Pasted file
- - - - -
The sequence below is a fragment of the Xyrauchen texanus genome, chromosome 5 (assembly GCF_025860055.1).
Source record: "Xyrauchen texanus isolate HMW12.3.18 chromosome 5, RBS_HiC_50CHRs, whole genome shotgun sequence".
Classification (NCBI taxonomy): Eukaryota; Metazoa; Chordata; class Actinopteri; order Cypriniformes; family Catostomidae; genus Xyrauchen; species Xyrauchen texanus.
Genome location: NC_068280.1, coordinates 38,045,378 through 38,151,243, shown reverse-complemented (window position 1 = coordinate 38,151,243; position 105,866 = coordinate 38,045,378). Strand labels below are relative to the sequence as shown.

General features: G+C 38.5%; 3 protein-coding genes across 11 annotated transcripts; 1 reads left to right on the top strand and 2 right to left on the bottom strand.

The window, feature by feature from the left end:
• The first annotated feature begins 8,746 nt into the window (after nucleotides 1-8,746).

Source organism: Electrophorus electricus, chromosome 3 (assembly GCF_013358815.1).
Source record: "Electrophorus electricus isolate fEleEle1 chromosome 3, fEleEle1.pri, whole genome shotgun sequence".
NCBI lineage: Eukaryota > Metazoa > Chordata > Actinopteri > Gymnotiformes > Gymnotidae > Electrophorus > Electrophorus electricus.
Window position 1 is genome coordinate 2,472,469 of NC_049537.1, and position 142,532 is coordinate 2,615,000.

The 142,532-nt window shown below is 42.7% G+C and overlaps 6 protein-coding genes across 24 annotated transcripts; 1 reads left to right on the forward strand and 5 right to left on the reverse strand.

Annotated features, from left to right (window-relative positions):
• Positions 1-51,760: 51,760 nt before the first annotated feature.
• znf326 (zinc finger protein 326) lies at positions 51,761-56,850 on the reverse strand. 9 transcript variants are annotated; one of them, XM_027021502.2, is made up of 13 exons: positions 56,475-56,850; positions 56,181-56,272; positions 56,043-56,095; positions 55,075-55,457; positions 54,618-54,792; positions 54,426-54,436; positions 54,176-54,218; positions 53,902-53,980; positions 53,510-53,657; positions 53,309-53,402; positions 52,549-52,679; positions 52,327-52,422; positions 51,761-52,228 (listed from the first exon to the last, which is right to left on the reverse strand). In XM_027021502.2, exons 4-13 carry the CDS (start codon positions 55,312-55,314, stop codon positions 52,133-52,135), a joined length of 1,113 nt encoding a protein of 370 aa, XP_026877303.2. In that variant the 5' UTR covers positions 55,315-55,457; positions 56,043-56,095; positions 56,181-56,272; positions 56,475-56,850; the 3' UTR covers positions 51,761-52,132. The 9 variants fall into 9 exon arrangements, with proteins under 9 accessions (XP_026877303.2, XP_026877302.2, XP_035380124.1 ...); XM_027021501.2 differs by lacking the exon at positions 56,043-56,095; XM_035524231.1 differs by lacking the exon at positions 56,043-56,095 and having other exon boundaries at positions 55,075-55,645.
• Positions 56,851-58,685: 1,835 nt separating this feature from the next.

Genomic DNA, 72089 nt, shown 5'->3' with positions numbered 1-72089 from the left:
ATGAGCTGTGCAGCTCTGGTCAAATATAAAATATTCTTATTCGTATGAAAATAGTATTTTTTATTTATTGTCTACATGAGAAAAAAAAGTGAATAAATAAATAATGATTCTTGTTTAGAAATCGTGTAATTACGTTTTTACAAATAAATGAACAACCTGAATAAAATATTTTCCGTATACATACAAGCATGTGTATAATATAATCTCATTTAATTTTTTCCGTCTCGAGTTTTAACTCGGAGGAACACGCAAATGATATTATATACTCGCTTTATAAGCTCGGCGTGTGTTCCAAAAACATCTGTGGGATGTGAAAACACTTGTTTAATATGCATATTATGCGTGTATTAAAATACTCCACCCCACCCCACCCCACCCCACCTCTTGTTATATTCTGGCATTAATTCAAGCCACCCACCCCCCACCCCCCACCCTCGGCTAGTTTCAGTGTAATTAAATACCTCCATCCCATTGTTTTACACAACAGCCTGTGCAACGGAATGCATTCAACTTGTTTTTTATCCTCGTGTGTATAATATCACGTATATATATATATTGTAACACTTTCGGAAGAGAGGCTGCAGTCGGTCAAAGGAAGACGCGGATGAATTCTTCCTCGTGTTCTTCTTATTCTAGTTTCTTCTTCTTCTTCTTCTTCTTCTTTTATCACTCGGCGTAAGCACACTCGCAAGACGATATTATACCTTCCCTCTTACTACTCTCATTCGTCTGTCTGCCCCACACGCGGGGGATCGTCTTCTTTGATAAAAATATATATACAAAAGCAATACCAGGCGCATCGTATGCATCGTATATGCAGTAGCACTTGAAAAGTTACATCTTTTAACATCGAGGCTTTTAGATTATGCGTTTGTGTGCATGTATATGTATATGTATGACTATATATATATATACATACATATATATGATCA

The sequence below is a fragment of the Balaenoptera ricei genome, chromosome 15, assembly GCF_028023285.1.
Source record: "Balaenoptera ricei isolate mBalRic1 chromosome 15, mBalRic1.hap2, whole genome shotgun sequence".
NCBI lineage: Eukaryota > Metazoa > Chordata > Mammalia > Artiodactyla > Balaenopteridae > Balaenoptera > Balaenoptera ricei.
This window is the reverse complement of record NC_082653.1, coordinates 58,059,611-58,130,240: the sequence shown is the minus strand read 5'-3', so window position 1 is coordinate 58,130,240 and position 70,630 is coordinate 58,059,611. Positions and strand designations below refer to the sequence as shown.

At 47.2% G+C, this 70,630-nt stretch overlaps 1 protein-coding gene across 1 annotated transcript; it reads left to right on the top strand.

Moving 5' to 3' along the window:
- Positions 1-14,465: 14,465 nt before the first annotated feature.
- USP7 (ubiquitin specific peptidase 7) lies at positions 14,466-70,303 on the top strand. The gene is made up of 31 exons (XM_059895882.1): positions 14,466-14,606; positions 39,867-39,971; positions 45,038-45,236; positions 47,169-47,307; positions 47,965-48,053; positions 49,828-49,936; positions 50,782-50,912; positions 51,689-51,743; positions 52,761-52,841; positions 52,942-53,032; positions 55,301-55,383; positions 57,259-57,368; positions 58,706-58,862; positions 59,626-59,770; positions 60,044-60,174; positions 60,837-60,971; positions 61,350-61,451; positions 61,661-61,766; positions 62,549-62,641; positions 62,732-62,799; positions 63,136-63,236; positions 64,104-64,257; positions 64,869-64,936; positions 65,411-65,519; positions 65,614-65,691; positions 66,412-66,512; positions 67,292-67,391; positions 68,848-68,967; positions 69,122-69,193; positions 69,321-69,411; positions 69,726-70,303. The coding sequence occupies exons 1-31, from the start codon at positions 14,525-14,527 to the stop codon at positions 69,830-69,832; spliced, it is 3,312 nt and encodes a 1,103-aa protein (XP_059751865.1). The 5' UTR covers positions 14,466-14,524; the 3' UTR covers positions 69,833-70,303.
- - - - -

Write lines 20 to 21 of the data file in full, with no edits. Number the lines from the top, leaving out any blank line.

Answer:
Source record: "Balaenoptera ricei isolate mBalRic1 chromosome 15, mBalRic1.hap2, whole genome shotgun sequence".
NCBI lineage: Eukaryota > Metazoa > Chordata > Mammalia > Artiodactyla > Balaenopteridae > Balaenoptera > Balaenoptera ricei.